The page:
The other day, on a Moral Mondays call, we heard a leader in the Poor People’s Campaign say that what the pandemic has exposed is that some people are able to stay in place, social distance, stay safe, and the rest of the people — those who are too poor, who are called “essential” but deemed expendable in the eyes of the wealthy and powerful — are to deliver what those who are able to stay in place need to get by. This is not Jubilee. This is not what the Sabbath about. This is not moral policy. Moral policy is about everybody in, nobody out. It’s about all lives being sacred and organizing society, so that black lives do matter, native lives do matter, not simply as a slogan but social, economic and political policy and practice.
Jubilee emerges as a response to systemic injustice and it begins with those most oppressed by that injustice, not those who have profited from that oppression. It does not proclaim abundance that will trickle down from the rich to the rest, rather, it is a solution to lift from the bottom. In the New Testament, Jesus does not say, “Get a job!” to the homeless or, “You shall not bear children,” to the refugee mothers of his community. Jubilee does not proclaim a little charity is as good as we do, nor that the powerful should be exempt from taxes, while the poor shall pay for the haircuts, the business escapades and the pleasures of the rich. And never once does it suggest to charge lepers a copay or to cut people from accessing health care in a public health crisis.
Indeed, the problems of 2020 clearly demand a Jubilee vision for the nation and the last few years and months offer evidence that growing segments of society are willing to imagine bold solutions to the injustices of poverty and systemic racism. We are also prepared to organize what could be a new Reconstruction to make them a reality. 

More than eight months into the pandemic, many thousands of Americans are still going on rent strikes and participating in low-wage workers’ struggles, demanding both immediate relief and permanent rights to housing, decent work and a living wage. This summer’s racial justice uprisings have awakened one of the largest protest movements in American history. An unprecedented debate has now opened up about how society spends its resources: why have politicians invested so much money in social control and violence while gravely underfunding the cornerstones of a healthy society, like education, environmental protection, health care, housing, infrastructure, food, and water?
I have been engaged in a movement to reconstruct society led by the poor and dispossessed for more than 25 years. As an ordained clergy and Biblical scholar, I’ve rarely gone more than a week without hearing someone quote the Bible and in particular Jesus, when he says, “The poor will be with you always.” This is usually used as an explanation for poverty or injustice or to justify charity and philanthropy as the best as we can do.  Sometimes it is paired with Biblical passages like “women obey your husbands” or “render unto Caesar” in ways that justify obedience to unjust structures and suggest that God condones poverty and oppression/repression. Indeed, such Biblical passages have become yet another ideological tool wielded by the wealthy to deflect attention away from systemic failures and to reinforce the idea that social uplift is too costly, that change is impossible.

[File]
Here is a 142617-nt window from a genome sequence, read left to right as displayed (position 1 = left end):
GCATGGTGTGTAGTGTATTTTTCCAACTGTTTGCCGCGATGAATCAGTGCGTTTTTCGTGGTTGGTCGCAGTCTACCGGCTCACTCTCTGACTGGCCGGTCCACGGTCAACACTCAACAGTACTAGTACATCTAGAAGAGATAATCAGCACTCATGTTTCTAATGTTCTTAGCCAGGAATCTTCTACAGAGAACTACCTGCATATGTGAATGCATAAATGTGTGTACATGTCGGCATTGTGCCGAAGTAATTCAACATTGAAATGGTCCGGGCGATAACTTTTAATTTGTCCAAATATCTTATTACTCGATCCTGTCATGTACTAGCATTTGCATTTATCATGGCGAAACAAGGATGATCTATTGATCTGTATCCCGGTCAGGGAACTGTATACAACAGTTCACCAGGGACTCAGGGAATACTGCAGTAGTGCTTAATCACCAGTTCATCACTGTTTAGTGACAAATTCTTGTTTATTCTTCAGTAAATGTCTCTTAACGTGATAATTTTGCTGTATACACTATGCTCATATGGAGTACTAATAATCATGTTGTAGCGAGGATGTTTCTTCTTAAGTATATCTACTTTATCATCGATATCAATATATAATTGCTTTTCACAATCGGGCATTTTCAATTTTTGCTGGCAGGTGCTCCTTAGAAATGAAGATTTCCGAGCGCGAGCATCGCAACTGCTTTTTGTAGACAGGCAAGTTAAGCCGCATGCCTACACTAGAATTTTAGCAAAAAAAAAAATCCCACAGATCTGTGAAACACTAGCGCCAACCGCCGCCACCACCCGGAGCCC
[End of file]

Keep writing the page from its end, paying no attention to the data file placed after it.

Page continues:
This is a misinterpretation and mis-reading of “the poor will be with you always.” Jesus is, in fact, referencing the most powerful prescription for justice in the New Testament by quoting a passage from the Old Testament. The core of this message is, “There need be no poor people among you.” He instructs nations to forgive debts, pay people what they deserve, abolish slavery, and organize society around the needs of the poor. This Jubilee passage is not saying that poverty is inevitable, but that the poor will always be with us, so long as we cater to the rich, rather than building a society that cares for everyone.

This moment demands nothing less than all of us committing our hearts, our minds and our bodies to build a massive movement that can bring about a radical redistribution of political and economic power.
We heard throughout this conference about the kairos moment we are living in. In 1985, prophetic leaders challenging the crisis of apartheid in South Africa wrote the Kairos Documents. They wrote: “The time has come. The moment of truth has arrived. We have been plunged into a crisis that is shaking the foundations and there is every indication that the crisis has only just begun and that it will deepen and become even more threatening in the months to come. For very many this is the kairos, the moment of grace and opportunity, the favorable time in which God, the world, issues a challenge to decisive action. It is a dangerous time because, if this opportunity is missed, and allowed to pass by, the loss will be immeasurable.”

If there ever was a time — a time to mobilize and organize and register and educate people for a movement that votes; a time to unleash the power of poor and low-income people; a time to imagine big, bold, visionary solutions; a time to prepare for more sickness, more climate chaos, more eviction so we’re ready for change to come; a time to demand an end to war, the militarization of our communities, austerity, health care cuts, evictions, and water shut offs; a time for truth and fusion and Reconstruction and Jubilee — it is now.
Let us keep the charge of the South Africans with us. For very many, this is the kairos, the moment of grace and opportunity, the favorable time in which God issues a challenge to the world. It is a dangerous time because, if this opportunity is missed, and allowed to pass by, the loss will be immeasurable.
We cannot lose. We cannot miss the opportunity. We must believe that we can win, because we know that when we lift from the bottom, everybody rises.
Forward together, not one step back!